No Grammy nominations for Bob Dylan or Morrissey. Van Morrison gets ostracized, and Scotland’s health minister called his latest recordings “dangerous.” That’s the despotic liberal response to 2020 pop music; the music-loving conservative’s response should be ecstatic.
Finally, high-caliber pop artists have taken notice of the cultural drift toward repression and put their objections into meaningful, emotionally potent expression. It’s an unexpected advance in the culture wars that conservatives customarily lose.
In 2020, listeners could find edification in music that met their best standards and shared their ethical concerns, or else they endured Taylor Swift selling narcissism alongside political smugness. Pop stars who place their brand on progressive ideology make pop culture seem inseparable from hive-mind conformity, but Dylan, Morrissey, Morrison, and others launched a musical offensive by releasing the best pop music of the year.
Alphabetland, by X
The ’80s Los Angeles punk band reunited with a 30-minute album of songs judging the regrets of Late Adulthood with energy that absolves. It’s thrilling, and it cuts to the quick. Exene’s wry, soulful wails and John Doe’s laments assess the condition of pop fans who have seen their bohemian expectations failed by the ACLU and such political and apolitical parties. “We have all the time in the world until the limitless possibilities of youthful infinity turn into mortality,” Exene concedes. There will be more to say about this.
“Earth to God,” by John Rich
A political prayer from a long-time clever country artist who chooses the metaphor of thwarted communication to express his desperation at a moment when morality has been upended. Rich replaces pop dystopia with intimations of Armageddon, but he seeks revelation — and salvation. It sounds private but resonates like a church service being held remotely but that listeners feel deeply.
I Am Not a Dog on a Chain, by Morrissey
A call to arms, legs, the body parts in between, and, ultimately, a call for courage. The title track takes inspiration from ’60s Bob Dylan while the entire album speaks to the political ruses and personal evasions of the time — ours and Morrissey’s own, which he always teases. His electrifying duet with Thelma Houston calls out hypocrisy yet offers affection. Every track — each one about the adventure of living — is more than relevant; they feel immediate.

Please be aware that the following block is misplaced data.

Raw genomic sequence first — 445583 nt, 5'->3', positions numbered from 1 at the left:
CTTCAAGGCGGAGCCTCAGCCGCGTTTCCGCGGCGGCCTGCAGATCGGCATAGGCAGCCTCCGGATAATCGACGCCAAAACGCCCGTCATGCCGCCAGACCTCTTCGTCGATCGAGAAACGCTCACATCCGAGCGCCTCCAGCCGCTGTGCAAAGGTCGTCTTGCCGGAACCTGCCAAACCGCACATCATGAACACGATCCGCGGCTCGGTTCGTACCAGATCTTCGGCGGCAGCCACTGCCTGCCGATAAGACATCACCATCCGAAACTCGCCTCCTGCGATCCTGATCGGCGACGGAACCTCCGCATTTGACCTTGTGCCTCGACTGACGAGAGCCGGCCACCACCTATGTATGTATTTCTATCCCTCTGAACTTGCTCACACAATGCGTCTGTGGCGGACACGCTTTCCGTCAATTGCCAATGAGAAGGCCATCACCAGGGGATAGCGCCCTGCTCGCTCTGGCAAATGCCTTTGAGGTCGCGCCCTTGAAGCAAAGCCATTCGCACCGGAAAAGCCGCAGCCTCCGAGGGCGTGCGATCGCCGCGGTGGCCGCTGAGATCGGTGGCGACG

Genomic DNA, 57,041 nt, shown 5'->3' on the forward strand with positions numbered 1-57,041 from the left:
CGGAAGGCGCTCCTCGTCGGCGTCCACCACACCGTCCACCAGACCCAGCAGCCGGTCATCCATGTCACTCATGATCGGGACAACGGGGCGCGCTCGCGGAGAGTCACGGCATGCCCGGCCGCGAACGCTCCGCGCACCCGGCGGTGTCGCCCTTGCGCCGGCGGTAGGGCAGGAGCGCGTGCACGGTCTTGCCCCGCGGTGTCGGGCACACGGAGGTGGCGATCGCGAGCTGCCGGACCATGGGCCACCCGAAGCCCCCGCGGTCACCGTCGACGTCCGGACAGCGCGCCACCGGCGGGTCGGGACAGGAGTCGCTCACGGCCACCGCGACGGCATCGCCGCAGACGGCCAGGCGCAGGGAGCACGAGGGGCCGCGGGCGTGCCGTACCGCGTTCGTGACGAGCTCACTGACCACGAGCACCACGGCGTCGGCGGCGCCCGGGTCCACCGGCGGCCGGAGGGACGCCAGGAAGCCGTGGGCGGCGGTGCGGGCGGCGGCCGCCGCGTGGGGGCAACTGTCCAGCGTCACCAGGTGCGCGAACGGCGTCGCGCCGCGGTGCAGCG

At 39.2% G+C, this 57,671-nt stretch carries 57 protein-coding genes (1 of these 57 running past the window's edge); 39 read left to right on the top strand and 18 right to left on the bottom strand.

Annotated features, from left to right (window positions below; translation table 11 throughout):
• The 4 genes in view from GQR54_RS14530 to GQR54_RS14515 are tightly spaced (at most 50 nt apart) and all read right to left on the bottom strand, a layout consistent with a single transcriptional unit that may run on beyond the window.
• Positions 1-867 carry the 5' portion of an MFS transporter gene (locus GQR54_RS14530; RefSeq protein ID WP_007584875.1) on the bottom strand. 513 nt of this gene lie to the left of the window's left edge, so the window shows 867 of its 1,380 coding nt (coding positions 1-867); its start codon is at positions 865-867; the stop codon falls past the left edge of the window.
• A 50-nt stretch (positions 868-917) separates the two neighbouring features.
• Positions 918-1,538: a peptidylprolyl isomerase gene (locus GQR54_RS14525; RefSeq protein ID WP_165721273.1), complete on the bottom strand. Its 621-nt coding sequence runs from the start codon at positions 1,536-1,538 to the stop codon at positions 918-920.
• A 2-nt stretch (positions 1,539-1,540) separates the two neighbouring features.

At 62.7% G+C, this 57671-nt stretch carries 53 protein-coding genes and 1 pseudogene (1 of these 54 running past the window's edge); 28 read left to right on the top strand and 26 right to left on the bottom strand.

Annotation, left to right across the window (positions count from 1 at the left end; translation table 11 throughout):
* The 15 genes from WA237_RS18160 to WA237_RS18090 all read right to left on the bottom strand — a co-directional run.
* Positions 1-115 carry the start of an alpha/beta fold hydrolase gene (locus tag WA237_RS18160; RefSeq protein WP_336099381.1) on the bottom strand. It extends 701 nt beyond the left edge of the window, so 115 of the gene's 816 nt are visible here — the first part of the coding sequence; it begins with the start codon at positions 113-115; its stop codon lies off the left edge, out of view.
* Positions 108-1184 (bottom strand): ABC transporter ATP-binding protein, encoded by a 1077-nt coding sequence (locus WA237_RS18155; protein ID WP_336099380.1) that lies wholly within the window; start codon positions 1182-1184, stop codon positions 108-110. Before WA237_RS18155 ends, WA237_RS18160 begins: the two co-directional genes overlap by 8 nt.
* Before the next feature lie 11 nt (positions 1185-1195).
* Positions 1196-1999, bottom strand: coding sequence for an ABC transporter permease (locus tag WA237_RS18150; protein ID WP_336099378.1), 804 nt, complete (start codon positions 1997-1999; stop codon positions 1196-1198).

“No More Lockdown,” by Van Morrison
The key song that is part of a suite (“Born to Be Free,” “As I Walked Out,” and “Stand and Deliver”) that revives folk music as a necessary pop form. Van’s timely social observation reclaims pop music from the Left, giving it a rhythm-and-blues righteousness — the speech of a repressed populace that is still in touch with an innate sense of freedom. Van moaning the word “lockdown” is an inspiration.
Rough and Rowdy Ways, by Bob Dylan
Everything Dylan knows, and that his followers take on faith when convenient, applied to our era of dread. Through one self-mocking grand gesture after another, this album hints yet at the vitality gained from historical awareness. It starts quoting Walt Whitman, Edgar Allan Poe, William Blake, and Jimmy Reed, and then — impishly — channels Morrissey. It’s a prank for those music and political snobs who cannot hear or heed Morrissey and the necessity for a reassessed humane vision to surpass pop music’s conventions.
“There Was Jesus,” by Dolly Parton and Zach Williams
This pop-gospel duet shows two artists leaning on faith rather than ideology. While politicians profess religion yet behave profanely, Parton and Williams show spiritual harmony. They rhyme each other’s shared belief (“Every minute / Every moment / When I couldn’t see where I was goin’ . . .”), and the power of their singing reminds us that music is a cultural force.
Throughout 2020, pop artists tended to lean toward lockstep submission, twisting entertainment into activism. Instead of asking questions, most pushed political buttons. Pop-music reviewers bend over into PC postures. Criticism — the face of pop-music journalism — has changed so much that aesthetic standards no longer apply. Media consensus, being led by streaming data and social media, distorts the reality of a manufactured zeitgeist. The year’s various ten-best music lists display the absence of pop rebellion and salute the presence of self-absorption, narcissism, and solipsism.
If it seems as if the ghosts of Kurt Cobain and Ol’ Dirty Bastard have won — commanding the pop sensibility of the millennium into white anarchy and black degradation — that means the entire history of pop-music journalism and criticism has lost. So has a generation of music fans, followers who are consumers, not critical thinkers. Their pleasure has mutated into herd-mentality satisfaction.
That we no longer expect pop music to express the popular-personal mood is a crisis, so we tune out. The media perpetuate this, and only streaming subscribers stay loyal — the same problem that plagues film and TV.
One could say that this year, the music-culture victories of Morrissey, X, Dylan, and Morrison were simply a matter of wisdom triumphing over inanity. But they’re more than that: They represent the quiet part of the zeitgeist, rebelling against the dominant market culture. And you have to be courageous when you venture to hear them. Their music rings against the Jericho walls of fake news, enemies of the people, COVID conquest of public and private life, and suppression of thought by the media. Their music sounds good, feels good, and delivers goodness.